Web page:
Here in CARE International’s Evaluation e-Library we make all of CARE’s external evaluation reports available for public access in accordance with our Accountability Policy.
With these accumulated project evaluations CARE International hopes to share our collective knowledge not only internally but with a wider audience.
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Accountability in humanitarian response requires that organizations carry out their efforts in an ethically and legally responsible manner that is inclusive of the communities they are seeking to serve. Of UNICEF’s nine Core Humanitarian Standards (depicted here to the right), three specifically refer to mechanisms of accountability towards affected peoples: response is based on communication, participation and feedback; complaints are welcome and addressed; actors continuously learn and improve. In practice this could include centralizing the voices of affected peoples by engaging communities in needs and performance assessments and decision-making. Achieving this is often hindered by the constraints inherent to conflict settings such as lack of localization of assistance, communication between actors, and exploration of needs.
CARE’s Community Score Card
Seeking to actualize these principles of community participation and accountability into our programming, CARE developed the Community Score Card as part of a project aimed at developing innovative and sustainable models to improve health services. Working in crisis settings requires an understanding of the lived experiences of people, the power dynamics, and micro-politics that inform humanitarian response approaches. It also requires bridging the gap between civil society organizations, local and national governments, international non-governmental organizations, and impacted communities. Social accountability approaches do this by connecting citizens with those responsible for providing services. The Community Score Card (CSC) is a participatory social accountability mechanism for assessment, planning, monitoring and evaluation of services. Designed for ease of use and adaptation into any sector with a service delivery scenario, the CSC brings together users and providers of a particular service or program to jointly identify service utilization and provision challenges, mutually generate solutions, and work in partnership to implement and track the effectiveness of those solutions in an ongoing process of quality improvement. The CSC has five phases: (I) planning and preparation; (II) conducting the scorecard with the community; (III) conducting the scorecard with service providers; (IV) interface meeting where the all parties present their findings in the presence of duty-bearers and then jointly develop action plans; and (V) monitoring of the action plans and evaluation of overall process. Read More...
Final: Servicio de Diagnóstico sobre las Necesidades de Financiamiento y de Servicios de Desarrollo Empresarial en contexto Post-COVID 19 de los Empresarios de la Microempresa y Pequeña Empresa – MYPE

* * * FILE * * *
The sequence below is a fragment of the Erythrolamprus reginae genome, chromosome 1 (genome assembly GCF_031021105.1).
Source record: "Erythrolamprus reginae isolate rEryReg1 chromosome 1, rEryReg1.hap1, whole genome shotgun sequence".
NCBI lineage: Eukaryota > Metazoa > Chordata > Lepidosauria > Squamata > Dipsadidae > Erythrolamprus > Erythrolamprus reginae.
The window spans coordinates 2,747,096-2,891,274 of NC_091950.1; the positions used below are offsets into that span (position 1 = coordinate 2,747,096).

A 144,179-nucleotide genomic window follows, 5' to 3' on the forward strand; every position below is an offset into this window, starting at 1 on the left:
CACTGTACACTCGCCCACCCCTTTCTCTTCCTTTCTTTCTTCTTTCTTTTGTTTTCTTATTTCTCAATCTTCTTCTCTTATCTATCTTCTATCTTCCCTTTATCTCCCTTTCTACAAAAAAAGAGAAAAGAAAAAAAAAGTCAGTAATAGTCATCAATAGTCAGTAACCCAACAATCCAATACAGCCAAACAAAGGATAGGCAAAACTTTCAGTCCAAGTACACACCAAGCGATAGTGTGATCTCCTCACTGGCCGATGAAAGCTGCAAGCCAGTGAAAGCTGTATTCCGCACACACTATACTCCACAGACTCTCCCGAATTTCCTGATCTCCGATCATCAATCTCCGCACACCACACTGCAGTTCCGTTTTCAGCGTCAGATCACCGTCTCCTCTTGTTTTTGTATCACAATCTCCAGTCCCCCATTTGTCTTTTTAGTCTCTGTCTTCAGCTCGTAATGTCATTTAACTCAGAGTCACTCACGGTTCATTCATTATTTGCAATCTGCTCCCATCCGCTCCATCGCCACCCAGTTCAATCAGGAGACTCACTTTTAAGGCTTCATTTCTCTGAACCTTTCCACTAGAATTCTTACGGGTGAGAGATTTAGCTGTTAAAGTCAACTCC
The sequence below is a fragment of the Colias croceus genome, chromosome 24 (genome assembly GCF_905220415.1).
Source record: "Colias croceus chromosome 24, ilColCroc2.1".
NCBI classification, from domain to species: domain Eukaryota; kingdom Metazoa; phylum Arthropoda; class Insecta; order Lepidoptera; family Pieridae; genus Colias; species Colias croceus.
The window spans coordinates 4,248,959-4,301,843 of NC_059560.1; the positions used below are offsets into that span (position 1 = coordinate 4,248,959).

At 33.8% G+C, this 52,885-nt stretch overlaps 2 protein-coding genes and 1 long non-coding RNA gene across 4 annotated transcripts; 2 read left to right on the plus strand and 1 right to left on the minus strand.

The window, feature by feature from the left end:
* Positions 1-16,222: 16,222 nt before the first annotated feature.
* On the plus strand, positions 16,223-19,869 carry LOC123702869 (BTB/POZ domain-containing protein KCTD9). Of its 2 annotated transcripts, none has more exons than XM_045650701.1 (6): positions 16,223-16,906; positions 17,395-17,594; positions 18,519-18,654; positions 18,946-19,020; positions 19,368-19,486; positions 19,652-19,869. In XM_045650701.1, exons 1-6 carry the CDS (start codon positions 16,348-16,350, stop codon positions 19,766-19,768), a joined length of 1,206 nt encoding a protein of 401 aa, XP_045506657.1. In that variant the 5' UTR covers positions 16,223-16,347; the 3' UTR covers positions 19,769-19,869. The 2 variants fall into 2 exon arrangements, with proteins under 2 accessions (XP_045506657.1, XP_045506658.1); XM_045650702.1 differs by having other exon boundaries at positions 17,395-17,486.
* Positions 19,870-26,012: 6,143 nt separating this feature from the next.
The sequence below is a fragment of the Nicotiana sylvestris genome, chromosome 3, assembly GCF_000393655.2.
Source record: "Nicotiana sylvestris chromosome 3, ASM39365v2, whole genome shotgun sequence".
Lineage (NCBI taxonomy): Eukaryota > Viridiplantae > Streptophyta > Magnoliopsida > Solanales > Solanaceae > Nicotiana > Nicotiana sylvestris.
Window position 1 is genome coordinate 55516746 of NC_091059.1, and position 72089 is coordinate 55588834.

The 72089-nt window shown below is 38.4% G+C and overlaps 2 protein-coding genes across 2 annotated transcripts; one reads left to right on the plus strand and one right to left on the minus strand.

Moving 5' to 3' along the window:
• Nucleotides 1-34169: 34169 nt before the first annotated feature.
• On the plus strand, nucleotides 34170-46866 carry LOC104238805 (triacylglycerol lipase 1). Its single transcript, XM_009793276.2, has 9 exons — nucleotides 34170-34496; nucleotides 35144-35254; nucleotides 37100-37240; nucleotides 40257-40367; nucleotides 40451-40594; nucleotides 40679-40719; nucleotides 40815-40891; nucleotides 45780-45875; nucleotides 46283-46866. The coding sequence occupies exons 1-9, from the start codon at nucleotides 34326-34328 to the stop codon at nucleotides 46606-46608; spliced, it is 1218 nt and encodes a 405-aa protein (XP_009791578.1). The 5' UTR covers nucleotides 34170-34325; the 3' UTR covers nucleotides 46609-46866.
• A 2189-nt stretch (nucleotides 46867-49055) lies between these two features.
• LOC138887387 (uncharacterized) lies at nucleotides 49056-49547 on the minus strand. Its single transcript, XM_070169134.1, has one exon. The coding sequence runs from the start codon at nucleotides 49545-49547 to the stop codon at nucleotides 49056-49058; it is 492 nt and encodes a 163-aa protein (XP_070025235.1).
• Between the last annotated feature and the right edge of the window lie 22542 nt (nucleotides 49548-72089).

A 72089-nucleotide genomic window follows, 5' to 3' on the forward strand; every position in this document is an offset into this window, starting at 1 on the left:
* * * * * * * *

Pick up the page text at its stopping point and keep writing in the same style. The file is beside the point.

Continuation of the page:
People’s knowledge, attitudes and perceptions towards COVID-19 are of utmost importance for Government and policymakers to address all barriers to vaccine uptake and ensuring that everyone has access to vaccine. With these contexts, this survey aims to identify the overall COVID-19 vaccination perceptions among the urban marginalized population in Bangladesh based on three main objectives:
Understanding the knowledge and practice related to COVID-19 prevention
Assessing the knowledge and perspective regarding COVID-19 vaccination
To know the status of vaccine uptake among marginalized population
The urban marginalized population were purposively selected, as they are more likely to be unaccounted for or have the least access to the COVID-19 vaccine administration process. In this survey, researchers captured only the population that are direct service recipient of the Urban Health Programme (garment workers and people who inject drug) and other groups who are available around the catchment areas of the service centres of the facilities. Read More...
Promoting Economic Resilience of Syrian Women (PERSEVERE) Annual Project Results Report (April 2020 – March 2021)
1) Women, including young and older women as well as women with disabilities, participate more actively in community economic governance; and
2) Community members, institutions, and response actors actively support the inclusion of Gender, Age and Disability (GAD) consideration in economic governance. Initial project learning and methods are meant to be shared across the whole of Syria and other SRC members and introduced to wider response actors contributing to resilience.
This year, the program has been continuing to support inclusion of women and persons with disabilities in livelihood activities. More women have been provided with in-depth training to support other women to expand and grow their businesses. Read More...
CARE Somalia has used Cash and Voucher Assistance (CVA) in its programs for over ten years. This includes CVA for food security and livelihoods, nutrition, WASH, and education, as well as multipurpose cash transfers. Since 2018, with support from Office of Foreign Disaster Assistance (OFDA) (now the Bureau for Humanitarian Assistance (BHA)), CARE Somalia has been implementing a food security and Livelihoods, health, nutrition, protection and WASH program. With BHA support, CARE currently supports 19 MCH facilities across Somaliland and Puntland that target children and pregnant and lactating women (PLW). Read More...